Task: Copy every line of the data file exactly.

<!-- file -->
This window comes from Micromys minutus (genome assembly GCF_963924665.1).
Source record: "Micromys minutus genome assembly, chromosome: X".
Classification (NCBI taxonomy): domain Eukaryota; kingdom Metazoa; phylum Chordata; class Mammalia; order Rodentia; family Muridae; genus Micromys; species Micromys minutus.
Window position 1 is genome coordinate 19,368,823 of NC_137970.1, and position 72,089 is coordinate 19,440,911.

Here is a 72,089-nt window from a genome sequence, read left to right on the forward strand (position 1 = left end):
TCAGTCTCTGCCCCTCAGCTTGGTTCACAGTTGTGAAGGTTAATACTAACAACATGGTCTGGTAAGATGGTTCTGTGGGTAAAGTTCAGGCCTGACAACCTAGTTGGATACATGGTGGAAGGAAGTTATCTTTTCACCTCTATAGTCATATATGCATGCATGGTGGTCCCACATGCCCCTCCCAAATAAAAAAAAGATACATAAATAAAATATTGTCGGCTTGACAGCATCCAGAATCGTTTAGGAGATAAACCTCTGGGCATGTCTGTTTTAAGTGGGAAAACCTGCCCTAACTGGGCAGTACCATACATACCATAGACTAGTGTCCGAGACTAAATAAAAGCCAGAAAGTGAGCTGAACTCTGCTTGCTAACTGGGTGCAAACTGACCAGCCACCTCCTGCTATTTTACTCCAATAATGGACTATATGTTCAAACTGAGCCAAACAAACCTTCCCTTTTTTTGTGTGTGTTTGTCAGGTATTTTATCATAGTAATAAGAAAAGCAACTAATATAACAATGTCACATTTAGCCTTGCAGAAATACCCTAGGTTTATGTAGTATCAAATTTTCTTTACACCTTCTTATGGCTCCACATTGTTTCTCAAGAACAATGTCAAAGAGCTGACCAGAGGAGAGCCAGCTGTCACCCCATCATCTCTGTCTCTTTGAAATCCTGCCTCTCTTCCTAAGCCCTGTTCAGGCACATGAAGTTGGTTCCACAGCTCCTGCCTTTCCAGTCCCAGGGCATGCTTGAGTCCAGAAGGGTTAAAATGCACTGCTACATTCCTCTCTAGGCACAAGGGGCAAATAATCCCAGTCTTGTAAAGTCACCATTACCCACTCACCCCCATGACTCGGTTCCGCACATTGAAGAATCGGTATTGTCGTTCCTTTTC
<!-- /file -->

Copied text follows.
This window comes from Micromys minutus (genome assembly GCF_963924665.1).
Source record: "Micromys minutus genome assembly, chromosome: X".
Classification (NCBI taxonomy): domain Eukaryota; kingdom Metazoa; phylum Chordata; class Mammalia; order Rodentia; family Muridae; genus Micromys; species Micromys minutus.
Window position 1 is genome coordinate 19,368,823 of NC_137970.1, and position 72,089 is coordinate 19,440,911.

Here is a 72,089-nt window from a genome sequence, read left to right on the forward strand (position 1 = left end):
TCAGTCTCTGCCCCTCAGCTTGGTTCACAGTTGTGAAGGTTAATACTAACAACATGGTCTGGTAAGATGGTTCTGTGGGTAAAGTTCAGGCCTGACAACCTAGTTGGATACATGGTGGAAGGAAGTTATCTTTTCACCTCTATAGTCATATATGCATGCATGGTGGTCCCACATGCCCCTCCCAAATAAAAAAAAGATACATAAATAAAATATTGTCGGCTTGACAGCATCCAGAATCGTTTAGGAGATAAACCTCTGGGCATGTCTGTTTTAAGTGGGAAAACCTGCCCTAACTGGGCAGTACCATACATACCATAGACTAGTGTCCGAGACTAAATAAAAGCCAGAAAGTGAGCTGAACTCTGCTTGCTAACTGGGTGCAAACTGACCAGCCACCTCCTGCTATTTTACTCCAATAATGGACTATATGTTCAAACTGAGCCAAACAAACCTTCCCTTTTTTTGTGTGTGTTTGTCAGGTATTTTATCATAGTAATAAGAAAAGCAACTAATATAACAATGTCACATTTAGCCTTGCAGAAATACCCTAGGTTTATGTAGTATCAAATTTTCTTTACACCTTCTTATGGCTCCACATTGTTTCTCAAGAACAATGTCAAAGAGCTGACCAGAGGAGAGCCAGCTGTCACCCCATCATCTCTGTCTCTTTGAAATCCTGCCTCTCTTCCTAAGCCCTGTTCAGGCACATGAAGTTGGTTCCACAGCTCCTGCCTTTCCAGTCCCAGGGCATGCTTGAGTCCAGAAGGGTTAAAATGCACTGCTACATTCCTCTCTAGGCACAAGGGGCAAATAATCCCAGTCTTGTAAAGTCACCATTACCCACTCACCCCCATGACTCGGTTCCGCACATTGAAGAATCGGTATTGTCGTTCCTTTTC